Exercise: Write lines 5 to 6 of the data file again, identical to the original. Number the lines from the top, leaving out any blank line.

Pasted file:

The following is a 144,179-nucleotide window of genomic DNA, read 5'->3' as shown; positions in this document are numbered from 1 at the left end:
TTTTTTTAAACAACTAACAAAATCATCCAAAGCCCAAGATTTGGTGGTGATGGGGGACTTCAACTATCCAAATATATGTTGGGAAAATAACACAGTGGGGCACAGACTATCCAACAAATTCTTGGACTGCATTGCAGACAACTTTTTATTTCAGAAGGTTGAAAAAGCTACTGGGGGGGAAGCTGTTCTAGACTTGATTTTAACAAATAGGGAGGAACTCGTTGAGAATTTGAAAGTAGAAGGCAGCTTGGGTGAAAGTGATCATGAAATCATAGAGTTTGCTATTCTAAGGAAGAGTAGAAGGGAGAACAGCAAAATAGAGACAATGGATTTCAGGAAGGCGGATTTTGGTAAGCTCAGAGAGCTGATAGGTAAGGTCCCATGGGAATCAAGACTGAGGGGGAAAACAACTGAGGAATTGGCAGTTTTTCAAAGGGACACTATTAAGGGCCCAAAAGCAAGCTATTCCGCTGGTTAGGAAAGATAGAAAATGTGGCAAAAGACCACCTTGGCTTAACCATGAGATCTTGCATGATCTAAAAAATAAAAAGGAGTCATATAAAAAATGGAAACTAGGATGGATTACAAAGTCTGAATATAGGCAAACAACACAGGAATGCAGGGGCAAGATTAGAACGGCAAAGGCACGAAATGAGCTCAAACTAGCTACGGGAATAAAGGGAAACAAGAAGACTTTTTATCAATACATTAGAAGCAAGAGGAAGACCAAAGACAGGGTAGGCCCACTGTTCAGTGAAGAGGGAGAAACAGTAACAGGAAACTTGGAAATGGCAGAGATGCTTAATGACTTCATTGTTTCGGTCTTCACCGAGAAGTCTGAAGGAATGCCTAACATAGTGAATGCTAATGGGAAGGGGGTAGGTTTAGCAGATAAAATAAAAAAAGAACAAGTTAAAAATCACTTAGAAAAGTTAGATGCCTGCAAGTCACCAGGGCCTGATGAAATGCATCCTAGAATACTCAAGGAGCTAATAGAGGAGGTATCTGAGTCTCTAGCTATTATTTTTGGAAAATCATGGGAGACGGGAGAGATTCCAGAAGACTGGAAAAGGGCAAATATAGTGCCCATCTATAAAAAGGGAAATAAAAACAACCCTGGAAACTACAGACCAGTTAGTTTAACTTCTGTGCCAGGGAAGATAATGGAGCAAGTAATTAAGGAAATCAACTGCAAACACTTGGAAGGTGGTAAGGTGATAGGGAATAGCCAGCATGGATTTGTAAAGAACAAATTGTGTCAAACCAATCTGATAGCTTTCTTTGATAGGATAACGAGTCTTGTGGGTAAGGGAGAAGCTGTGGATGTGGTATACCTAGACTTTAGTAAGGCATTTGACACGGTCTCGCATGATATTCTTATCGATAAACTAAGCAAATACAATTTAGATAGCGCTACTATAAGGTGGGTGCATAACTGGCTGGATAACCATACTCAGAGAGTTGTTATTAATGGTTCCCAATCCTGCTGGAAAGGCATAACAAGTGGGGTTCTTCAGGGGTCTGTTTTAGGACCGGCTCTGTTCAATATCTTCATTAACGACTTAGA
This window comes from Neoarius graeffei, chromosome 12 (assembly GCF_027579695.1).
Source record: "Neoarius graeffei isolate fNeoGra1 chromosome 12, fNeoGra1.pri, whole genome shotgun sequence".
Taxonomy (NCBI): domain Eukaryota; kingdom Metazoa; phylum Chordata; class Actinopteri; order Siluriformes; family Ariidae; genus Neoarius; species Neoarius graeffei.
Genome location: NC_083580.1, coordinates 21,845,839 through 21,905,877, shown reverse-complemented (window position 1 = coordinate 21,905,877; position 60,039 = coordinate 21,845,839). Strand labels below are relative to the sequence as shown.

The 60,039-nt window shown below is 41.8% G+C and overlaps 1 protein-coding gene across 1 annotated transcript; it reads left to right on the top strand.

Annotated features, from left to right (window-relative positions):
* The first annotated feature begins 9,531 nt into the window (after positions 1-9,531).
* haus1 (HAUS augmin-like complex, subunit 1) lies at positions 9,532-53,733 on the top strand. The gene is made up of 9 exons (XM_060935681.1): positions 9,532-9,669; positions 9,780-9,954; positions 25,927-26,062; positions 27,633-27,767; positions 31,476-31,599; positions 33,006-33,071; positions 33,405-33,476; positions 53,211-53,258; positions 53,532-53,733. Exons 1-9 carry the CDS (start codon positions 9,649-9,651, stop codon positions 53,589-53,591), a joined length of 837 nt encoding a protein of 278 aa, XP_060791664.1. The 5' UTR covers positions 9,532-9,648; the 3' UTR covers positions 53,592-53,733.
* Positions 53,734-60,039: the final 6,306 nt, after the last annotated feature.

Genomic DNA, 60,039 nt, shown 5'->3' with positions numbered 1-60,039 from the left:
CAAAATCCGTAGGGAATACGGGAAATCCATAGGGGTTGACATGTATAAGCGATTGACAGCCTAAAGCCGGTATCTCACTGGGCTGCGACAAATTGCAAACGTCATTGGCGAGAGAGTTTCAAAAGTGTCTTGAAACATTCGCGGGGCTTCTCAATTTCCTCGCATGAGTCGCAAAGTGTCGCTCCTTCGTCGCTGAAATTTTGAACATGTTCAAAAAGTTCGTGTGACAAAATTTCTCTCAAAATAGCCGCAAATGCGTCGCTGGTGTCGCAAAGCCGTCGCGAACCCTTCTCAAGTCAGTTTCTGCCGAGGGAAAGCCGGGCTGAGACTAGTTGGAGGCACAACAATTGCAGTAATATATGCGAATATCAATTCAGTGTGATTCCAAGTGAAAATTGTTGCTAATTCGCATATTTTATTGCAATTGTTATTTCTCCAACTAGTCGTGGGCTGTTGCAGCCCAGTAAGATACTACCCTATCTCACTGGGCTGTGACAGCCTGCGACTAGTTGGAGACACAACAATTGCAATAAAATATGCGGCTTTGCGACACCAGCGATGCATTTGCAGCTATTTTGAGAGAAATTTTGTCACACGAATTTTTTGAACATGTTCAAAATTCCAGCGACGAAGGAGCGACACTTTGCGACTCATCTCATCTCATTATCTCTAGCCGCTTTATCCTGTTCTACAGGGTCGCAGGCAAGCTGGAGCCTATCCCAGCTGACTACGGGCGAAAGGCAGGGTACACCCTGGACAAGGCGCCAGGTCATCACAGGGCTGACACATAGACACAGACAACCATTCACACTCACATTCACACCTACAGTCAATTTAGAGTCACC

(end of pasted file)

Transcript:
Taxonomy (NCBI): domain Eukaryota; kingdom Metazoa; phylum Chordata; class Actinopteri; order Siluriformes; family Ariidae; genus Neoarius; species Neoarius graeffei.
Genome location: NC_083580.1, coordinates 21,845,839 through 21,905,877, shown reverse-complemented (window position 1 = coordinate 21,905,877; position 60,039 = coordinate 21,845,839). Strand labels below are relative to the sequence as shown.